The Facebook black salve community is, however, a series of closed moderated groups that silence those who speak out about the very real dangers of using the paste. In these echo chambers people are encouraged by their peers to self-diagnose every bump, pimple, and blotch as cancer and then to smear this corrosive substance on their skin. They often upload multiple horrific images of the damage caused by black salve whilst the whole time being egged on by fellow subscribers. The result is a false sense of accomplishment and a lot of unnecessary pain and suffering from people who, likely, never had cancer to begin with. These groups also promote the idea that black salve will only somehow target cancer cells – something which is also promoted in the leaflet.

“Salve is unique in its ability to discriminate between healthy/abnormal tissue.”

“If abnormal cells are present the effects of the salve will continue to work for several days.”

“Some areas may need more than one application. Clean, and reapply in and reapply in and around the crater where the scab has fallen out.”

NO! NO JUST NO! This ludicrous idea that black salve has the magical ability to seek out and fight cancer is disgusting and most likely the reason why so many people in the Facebook groups think that it works. They are told by the people pedaling this crap that it will only burn the cancer cells, leaving healthy ones alone. Therefore if it burns you, your self-diagnosis of cancer was correct and now you are cancer free. In reality, as I previously said, there is no possible mechanism for the bloodroot extract or the zinc chloride to discriminate between healthy and abnormal cells and everyone trying this product will be hurt. Put simply, it will burn whatever it comes into contact with and to tell people that if it continues to burn then you must still have this imaginary cancer is beyond comprehension.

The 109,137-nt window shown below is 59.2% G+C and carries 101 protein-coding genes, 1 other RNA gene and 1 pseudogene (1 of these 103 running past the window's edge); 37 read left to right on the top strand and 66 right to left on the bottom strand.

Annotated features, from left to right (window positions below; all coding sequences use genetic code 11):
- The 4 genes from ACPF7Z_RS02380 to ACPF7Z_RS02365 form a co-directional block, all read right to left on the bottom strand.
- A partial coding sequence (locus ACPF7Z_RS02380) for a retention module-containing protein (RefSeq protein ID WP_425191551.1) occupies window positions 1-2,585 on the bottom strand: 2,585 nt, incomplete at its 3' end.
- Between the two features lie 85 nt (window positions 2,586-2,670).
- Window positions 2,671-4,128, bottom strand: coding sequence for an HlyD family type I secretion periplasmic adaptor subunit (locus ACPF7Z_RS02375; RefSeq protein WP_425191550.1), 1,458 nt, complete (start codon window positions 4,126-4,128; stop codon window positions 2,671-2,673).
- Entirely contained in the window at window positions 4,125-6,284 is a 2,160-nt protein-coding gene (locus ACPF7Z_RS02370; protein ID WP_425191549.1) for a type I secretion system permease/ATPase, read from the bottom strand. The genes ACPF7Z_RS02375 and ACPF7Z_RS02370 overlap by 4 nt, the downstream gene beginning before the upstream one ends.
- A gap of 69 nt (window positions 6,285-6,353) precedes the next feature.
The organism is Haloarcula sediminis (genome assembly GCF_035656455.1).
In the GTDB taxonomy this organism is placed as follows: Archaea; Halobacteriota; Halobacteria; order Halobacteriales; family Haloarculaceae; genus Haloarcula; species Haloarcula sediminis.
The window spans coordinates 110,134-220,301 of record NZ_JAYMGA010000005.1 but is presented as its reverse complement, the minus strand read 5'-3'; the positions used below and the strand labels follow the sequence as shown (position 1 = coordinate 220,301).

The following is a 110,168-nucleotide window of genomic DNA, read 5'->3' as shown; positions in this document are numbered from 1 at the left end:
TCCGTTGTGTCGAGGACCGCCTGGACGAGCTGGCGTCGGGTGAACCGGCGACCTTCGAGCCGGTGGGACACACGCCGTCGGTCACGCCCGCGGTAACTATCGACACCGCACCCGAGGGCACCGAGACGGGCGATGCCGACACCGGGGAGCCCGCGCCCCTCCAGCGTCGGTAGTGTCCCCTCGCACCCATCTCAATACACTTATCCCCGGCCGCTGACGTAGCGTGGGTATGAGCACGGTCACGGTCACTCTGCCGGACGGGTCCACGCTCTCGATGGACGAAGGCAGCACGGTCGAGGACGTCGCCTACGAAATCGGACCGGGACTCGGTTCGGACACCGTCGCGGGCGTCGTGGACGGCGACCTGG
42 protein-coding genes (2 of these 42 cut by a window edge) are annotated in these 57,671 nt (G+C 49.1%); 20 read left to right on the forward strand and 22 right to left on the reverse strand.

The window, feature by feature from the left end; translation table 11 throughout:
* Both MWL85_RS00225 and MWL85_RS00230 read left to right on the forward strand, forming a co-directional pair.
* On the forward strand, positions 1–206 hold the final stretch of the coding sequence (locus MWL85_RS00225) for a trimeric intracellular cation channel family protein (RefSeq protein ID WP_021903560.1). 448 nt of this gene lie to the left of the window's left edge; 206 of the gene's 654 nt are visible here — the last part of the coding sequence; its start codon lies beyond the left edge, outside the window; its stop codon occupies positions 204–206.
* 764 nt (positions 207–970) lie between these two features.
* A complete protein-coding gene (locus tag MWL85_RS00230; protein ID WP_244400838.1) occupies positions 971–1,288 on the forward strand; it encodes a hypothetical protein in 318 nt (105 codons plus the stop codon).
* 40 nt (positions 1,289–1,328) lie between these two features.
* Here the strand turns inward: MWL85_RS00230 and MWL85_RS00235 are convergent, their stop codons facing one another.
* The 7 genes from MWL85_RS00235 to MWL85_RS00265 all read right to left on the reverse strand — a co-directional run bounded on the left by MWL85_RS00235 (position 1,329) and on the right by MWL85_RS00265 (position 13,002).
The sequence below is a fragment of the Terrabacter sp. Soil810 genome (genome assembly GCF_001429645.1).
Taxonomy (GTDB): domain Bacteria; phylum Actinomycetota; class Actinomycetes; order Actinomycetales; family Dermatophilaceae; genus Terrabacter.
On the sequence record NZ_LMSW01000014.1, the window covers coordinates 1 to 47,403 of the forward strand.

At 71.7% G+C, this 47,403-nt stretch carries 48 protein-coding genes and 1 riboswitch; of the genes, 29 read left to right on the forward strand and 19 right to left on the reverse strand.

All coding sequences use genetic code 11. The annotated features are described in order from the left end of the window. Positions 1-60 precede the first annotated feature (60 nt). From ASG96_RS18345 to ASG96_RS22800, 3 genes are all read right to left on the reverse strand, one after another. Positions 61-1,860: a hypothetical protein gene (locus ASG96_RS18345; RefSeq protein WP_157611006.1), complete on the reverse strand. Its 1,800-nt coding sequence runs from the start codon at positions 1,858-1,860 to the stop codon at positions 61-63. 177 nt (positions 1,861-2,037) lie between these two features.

There is a special place in hell for the person who sold me this!

About Myles Power (759 Articles)
Hello Internet! My name is Myles Power and I am a chemist from the North East of England, who loves to make videos trying to counter pseudoscience and debunk quackery in all of its various forms! From the hype around GMOs through to Atrazine turning the freakin’ frogs gay, I’ll try to cut through the nonsense that’s out there!

3 Comments on Black Salve – Bad Advice… Bad product

  1. Sorry You are incorrect just been reading scientific study of Black Salve by minesota university and it shows to be effective are you a big pharma stooge being paid to tell lies ??? I just removed a tumour from my leg and the salve only works on infected tissue and does No damage to the rest of my skin even put on wart and No effect and no zinc chloride in it bloodroot dmso aloe are the main ingredients, also they found it to be effective with leukimia so try doing your research this study was 2016

    Liked by 1 person

  2. Used it myself… on a problematic mole. It is powerful stuff and worked *exactly* as it should have. I’m sure the location and size is what matters. My mole was relatively small and wasn’t on my face, thankfully. The eschar was painful but calmed down after a week (a day or two deserved Tylenol). Eschar fell out after a couple of weeks. The crater filled in with new skin and I’m happy. I have the photos of the progress, too.

    Liked by 1 person